Inversion of the north Iberian hyperextended margin: the role of exhumed mantle indentation during continental collision
Published:April 14, 2020
Jesús García-Senz, Antonio Pedrera, Conxi Ayala, Ana Ruiz-Constán, Alejandro Robador, Luis Roberto Rodríguez-Fernández, 2020. "Inversion of the north Iberian hyperextended margin: the role of exhumed mantle indentation during continental collision", Fold and Thrust Belts: Structural Style, Evolution and Exploration, J. A. Hammerstein, R. Di Cuia, M. A. Cottam, G. Zamora, R. W. H. Butler
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Critical gravity and magnetic data suggest the presence of a continuous zigzag exhumed mantle body inside the attenuated crust of the north Iberia continental margin. We propose that this body greatly conditioned the structural domains of the Cantabrian–Pyrenean fold-and-thrust belt during their evolution from hyperextension in Early Cretaceous times to shortening and inversion during the Cenozoic. This may be seen as a new line for cross-section construction and balancing, because previous cross-sections do not incorporate comparable volumes of exhumed mantle. Five structural cross-sections, constrained by the results of 3D gravity inversion, feed our discussion of the complexities of the doubly vergent Pyrenean orogen in view of the inversion of a precursor hyperextended rifted margin. In all sections, crustal rocks underthrust the lithospheric mantle in the hyperextended region, supporting that the near-surface exhumed mantle lithosphere acts as a more rigid buttress, allowing weaker continental material to be expelled outwards and upwards by thrusting during the Alpine collision; thus giving rise to two uplifted crustal triangular zones at the boundaries with the exhumed mantle. Contractional slip is localized in lithospheric-scale thrusts, which in turn reactivate parts of the extensional system. The NE–SW transfer zones that offset the rift therefore behave as compartmental faults during the orogenic phase. The amount of shortening increases from 34 km in the Cantabrian Cordillera, where the Basque–Cantabrian Basin partially preserves its original extensional geometry, to 135 km in the nappe stack of the central Pyrenees.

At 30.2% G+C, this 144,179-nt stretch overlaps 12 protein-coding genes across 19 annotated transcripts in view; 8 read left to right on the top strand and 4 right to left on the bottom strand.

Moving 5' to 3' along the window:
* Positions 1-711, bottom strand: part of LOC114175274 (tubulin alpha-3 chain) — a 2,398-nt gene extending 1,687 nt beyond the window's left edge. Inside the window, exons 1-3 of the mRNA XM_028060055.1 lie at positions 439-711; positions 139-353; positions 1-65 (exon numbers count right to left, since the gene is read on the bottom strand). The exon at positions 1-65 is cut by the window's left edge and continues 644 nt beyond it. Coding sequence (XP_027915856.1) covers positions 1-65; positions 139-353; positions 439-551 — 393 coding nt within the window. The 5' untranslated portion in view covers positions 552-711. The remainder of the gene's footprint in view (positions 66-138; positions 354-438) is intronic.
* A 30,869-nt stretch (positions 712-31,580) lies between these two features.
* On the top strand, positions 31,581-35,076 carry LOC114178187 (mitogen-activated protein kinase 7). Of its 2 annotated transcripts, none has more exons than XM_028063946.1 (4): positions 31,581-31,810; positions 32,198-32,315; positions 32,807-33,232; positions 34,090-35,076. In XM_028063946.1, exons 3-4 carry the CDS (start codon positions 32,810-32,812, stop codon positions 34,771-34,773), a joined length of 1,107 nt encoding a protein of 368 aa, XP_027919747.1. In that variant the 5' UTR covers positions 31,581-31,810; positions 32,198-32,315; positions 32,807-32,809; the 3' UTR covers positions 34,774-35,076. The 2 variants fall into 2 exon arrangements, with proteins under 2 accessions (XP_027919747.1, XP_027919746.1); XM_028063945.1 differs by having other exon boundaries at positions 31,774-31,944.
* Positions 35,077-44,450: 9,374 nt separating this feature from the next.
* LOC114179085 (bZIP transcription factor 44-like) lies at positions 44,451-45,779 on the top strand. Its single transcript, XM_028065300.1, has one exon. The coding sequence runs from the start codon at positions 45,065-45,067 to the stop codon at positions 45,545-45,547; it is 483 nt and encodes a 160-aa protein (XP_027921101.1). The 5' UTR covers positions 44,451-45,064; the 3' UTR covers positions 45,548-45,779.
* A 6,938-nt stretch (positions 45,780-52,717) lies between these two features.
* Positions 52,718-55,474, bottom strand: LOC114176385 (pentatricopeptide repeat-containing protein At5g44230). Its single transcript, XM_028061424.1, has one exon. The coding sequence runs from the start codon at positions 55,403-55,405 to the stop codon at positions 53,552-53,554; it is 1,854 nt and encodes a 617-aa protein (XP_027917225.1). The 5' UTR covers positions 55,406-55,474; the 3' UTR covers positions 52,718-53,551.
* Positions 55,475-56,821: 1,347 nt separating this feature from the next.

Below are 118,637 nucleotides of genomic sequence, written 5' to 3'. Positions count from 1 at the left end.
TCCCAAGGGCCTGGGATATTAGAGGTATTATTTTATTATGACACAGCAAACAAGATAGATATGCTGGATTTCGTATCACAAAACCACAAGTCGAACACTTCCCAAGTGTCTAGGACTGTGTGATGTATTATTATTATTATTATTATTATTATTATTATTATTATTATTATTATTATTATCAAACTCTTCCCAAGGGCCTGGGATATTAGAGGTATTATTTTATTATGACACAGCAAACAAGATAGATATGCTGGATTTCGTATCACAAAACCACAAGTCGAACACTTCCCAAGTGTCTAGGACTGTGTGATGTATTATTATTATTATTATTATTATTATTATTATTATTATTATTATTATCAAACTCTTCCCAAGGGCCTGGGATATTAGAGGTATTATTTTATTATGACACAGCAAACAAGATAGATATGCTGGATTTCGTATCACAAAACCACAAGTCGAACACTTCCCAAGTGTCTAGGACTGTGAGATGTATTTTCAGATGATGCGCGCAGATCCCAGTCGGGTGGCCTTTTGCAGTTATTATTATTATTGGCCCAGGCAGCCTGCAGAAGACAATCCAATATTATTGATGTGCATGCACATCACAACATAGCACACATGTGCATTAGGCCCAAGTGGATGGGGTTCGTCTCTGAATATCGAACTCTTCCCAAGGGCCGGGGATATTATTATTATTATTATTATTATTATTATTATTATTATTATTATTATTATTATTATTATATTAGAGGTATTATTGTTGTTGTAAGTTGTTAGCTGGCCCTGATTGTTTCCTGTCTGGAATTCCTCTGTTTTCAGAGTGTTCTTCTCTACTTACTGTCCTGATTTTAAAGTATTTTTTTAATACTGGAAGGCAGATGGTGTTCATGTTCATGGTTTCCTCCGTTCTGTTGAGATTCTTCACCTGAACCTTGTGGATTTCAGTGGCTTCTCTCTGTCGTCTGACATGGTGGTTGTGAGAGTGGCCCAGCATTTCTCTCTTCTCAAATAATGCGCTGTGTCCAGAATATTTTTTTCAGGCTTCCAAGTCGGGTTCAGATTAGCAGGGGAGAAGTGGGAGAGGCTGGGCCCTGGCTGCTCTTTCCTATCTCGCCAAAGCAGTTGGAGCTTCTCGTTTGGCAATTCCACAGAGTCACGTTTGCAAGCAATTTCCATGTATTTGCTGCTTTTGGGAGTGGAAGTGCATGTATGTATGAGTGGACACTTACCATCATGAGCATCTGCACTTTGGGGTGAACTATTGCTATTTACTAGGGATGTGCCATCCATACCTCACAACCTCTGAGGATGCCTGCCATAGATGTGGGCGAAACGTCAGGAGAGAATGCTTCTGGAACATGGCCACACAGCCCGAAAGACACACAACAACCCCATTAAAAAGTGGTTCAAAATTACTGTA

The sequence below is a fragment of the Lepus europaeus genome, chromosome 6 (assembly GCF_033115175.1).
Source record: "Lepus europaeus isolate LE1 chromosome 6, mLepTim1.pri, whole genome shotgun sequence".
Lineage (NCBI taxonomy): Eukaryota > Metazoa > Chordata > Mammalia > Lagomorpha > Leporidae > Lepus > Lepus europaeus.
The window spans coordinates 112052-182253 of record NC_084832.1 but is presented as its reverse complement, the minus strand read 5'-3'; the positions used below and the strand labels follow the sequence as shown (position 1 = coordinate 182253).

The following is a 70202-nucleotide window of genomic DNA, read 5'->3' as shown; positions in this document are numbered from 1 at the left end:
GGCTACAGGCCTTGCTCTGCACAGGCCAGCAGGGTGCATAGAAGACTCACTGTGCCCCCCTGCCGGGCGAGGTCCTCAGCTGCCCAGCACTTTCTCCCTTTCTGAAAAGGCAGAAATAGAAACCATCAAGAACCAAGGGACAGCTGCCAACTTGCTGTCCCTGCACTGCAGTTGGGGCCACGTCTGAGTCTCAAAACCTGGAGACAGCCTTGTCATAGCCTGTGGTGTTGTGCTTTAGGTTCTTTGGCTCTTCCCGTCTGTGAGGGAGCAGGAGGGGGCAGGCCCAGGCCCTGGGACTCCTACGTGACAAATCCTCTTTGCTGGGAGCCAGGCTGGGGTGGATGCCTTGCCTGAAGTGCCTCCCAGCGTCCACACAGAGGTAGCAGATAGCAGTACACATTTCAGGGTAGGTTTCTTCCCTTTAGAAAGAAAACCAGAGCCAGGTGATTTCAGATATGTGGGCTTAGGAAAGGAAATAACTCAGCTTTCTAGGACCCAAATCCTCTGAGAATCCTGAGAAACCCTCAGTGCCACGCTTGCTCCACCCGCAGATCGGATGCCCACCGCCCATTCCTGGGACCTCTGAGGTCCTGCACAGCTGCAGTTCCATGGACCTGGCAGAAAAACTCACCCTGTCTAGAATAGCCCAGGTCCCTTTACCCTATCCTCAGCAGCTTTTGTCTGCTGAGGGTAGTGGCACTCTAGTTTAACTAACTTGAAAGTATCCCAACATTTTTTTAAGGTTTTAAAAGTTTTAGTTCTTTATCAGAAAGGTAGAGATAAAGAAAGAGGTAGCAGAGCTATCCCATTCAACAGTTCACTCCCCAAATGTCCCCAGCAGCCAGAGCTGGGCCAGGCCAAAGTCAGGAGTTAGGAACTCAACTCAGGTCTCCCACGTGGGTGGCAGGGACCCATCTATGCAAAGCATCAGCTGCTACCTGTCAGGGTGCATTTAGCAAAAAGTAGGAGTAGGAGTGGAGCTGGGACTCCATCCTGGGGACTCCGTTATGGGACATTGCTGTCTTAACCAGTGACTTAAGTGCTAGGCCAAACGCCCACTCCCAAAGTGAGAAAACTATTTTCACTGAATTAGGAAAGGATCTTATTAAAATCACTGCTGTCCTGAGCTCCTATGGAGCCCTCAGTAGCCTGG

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Fold and Thrust Belts: Structural Style, Evolution and Exploration
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The outer parts of collision mountain belts are commonly represented by fold and thrust belts. Major advances in understanding these tectonic settings have arisen from regional studies that integrate diverse geological information in quests to find and produce hydrocarbons. Drilling has provided tests of subsurface forecasts, challenging interpretation strategies and structural models. This volume contains 19 papers that illustrate a diversity of methods and approaches together with case studies from Europe, the Middle East and the Asia-Pacific region. Collectively they show that appreciating diversity is key for developing better interpretations of complex geological structures in the subsurface – endeavours that span applications beyond the development of hydrocarbons.